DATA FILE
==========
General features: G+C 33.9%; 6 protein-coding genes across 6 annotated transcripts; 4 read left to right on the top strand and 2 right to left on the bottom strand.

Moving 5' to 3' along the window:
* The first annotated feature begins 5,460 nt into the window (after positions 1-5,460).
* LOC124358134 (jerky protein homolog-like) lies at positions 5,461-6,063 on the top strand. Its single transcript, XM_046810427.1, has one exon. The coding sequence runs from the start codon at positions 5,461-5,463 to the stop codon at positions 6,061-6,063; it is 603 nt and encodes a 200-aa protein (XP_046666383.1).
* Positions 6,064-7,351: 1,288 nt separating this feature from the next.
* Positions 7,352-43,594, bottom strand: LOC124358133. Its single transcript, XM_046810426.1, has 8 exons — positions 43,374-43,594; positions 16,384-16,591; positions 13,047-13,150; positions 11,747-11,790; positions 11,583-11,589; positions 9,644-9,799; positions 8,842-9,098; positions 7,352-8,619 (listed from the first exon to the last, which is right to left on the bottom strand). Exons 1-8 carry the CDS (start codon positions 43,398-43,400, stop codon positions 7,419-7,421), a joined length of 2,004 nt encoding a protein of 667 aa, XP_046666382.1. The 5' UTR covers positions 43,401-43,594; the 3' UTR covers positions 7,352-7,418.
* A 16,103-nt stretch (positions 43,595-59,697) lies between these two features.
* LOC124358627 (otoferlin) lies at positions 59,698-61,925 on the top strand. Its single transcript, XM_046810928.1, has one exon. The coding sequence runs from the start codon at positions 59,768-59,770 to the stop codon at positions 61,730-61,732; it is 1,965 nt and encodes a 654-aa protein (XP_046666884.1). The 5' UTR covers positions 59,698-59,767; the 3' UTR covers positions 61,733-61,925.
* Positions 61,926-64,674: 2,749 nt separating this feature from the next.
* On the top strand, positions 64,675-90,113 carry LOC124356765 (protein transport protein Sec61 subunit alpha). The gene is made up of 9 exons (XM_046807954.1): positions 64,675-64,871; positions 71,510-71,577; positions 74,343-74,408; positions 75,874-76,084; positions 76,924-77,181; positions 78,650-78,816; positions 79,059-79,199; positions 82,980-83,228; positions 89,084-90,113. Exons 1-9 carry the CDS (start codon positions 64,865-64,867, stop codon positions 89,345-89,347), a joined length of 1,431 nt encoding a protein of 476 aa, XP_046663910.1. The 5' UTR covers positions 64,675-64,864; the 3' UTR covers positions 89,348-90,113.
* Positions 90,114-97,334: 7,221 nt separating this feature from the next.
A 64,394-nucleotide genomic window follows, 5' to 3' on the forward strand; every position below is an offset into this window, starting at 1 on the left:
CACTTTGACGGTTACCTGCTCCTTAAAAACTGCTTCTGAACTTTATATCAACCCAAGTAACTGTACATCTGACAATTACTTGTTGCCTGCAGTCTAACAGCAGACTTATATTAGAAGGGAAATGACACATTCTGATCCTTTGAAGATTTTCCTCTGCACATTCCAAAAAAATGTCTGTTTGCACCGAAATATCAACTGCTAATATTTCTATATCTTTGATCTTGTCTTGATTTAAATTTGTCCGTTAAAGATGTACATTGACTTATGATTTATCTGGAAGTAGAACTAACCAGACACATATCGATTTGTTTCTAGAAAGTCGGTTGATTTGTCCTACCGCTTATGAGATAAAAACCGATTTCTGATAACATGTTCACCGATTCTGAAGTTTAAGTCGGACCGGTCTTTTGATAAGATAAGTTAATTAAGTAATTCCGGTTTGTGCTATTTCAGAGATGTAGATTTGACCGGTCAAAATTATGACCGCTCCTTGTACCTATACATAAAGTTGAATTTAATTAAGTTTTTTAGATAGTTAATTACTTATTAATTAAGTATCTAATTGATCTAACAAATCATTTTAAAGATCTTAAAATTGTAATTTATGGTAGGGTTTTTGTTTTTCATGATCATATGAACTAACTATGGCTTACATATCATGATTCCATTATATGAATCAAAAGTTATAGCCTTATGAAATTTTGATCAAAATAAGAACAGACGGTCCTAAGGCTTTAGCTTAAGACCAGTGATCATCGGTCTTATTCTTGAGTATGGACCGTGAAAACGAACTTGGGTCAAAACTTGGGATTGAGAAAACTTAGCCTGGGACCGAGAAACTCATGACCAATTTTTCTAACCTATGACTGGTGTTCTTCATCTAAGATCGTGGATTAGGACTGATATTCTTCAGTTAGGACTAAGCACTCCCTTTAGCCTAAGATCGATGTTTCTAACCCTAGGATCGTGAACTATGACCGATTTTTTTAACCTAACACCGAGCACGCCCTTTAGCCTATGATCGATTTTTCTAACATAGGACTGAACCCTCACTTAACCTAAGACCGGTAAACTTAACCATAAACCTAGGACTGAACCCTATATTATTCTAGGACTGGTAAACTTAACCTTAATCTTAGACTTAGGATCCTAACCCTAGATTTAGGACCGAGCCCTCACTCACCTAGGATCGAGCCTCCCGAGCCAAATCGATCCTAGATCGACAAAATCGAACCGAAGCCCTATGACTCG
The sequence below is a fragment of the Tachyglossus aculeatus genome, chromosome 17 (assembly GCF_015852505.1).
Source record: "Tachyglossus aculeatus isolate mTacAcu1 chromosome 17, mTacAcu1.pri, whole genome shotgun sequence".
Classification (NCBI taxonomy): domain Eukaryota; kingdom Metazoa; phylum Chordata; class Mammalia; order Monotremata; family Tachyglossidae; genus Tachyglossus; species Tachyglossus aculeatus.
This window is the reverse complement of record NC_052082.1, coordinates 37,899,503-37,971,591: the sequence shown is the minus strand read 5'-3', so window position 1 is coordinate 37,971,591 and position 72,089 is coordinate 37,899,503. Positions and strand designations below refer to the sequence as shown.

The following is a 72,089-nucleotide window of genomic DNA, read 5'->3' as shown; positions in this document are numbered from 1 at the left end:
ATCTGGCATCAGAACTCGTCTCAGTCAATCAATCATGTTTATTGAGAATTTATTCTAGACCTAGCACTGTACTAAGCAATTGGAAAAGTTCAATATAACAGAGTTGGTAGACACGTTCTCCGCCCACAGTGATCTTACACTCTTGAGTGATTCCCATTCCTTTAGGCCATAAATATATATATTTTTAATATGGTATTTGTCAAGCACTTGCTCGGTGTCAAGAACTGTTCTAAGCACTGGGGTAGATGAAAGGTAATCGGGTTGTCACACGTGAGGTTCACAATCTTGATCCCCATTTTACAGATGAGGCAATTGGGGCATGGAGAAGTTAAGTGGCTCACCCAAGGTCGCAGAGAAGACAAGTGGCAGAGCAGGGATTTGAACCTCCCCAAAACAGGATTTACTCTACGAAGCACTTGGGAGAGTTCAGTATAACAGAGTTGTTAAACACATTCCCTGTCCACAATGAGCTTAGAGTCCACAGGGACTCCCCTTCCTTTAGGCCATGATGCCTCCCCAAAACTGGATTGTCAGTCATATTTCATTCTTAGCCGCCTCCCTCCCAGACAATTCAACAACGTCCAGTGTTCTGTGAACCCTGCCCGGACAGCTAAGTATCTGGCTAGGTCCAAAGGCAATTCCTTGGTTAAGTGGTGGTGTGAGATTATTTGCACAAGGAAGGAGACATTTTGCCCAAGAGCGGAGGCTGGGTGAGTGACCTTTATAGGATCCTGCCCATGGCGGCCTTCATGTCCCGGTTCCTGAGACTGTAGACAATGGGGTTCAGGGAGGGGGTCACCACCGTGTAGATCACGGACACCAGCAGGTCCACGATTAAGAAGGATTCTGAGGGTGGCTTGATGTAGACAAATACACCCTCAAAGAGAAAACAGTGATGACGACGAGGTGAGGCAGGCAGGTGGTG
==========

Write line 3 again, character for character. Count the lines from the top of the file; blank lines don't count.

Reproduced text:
* The first annotated feature begins 5,460 nt into the window (after positions 1-5,460).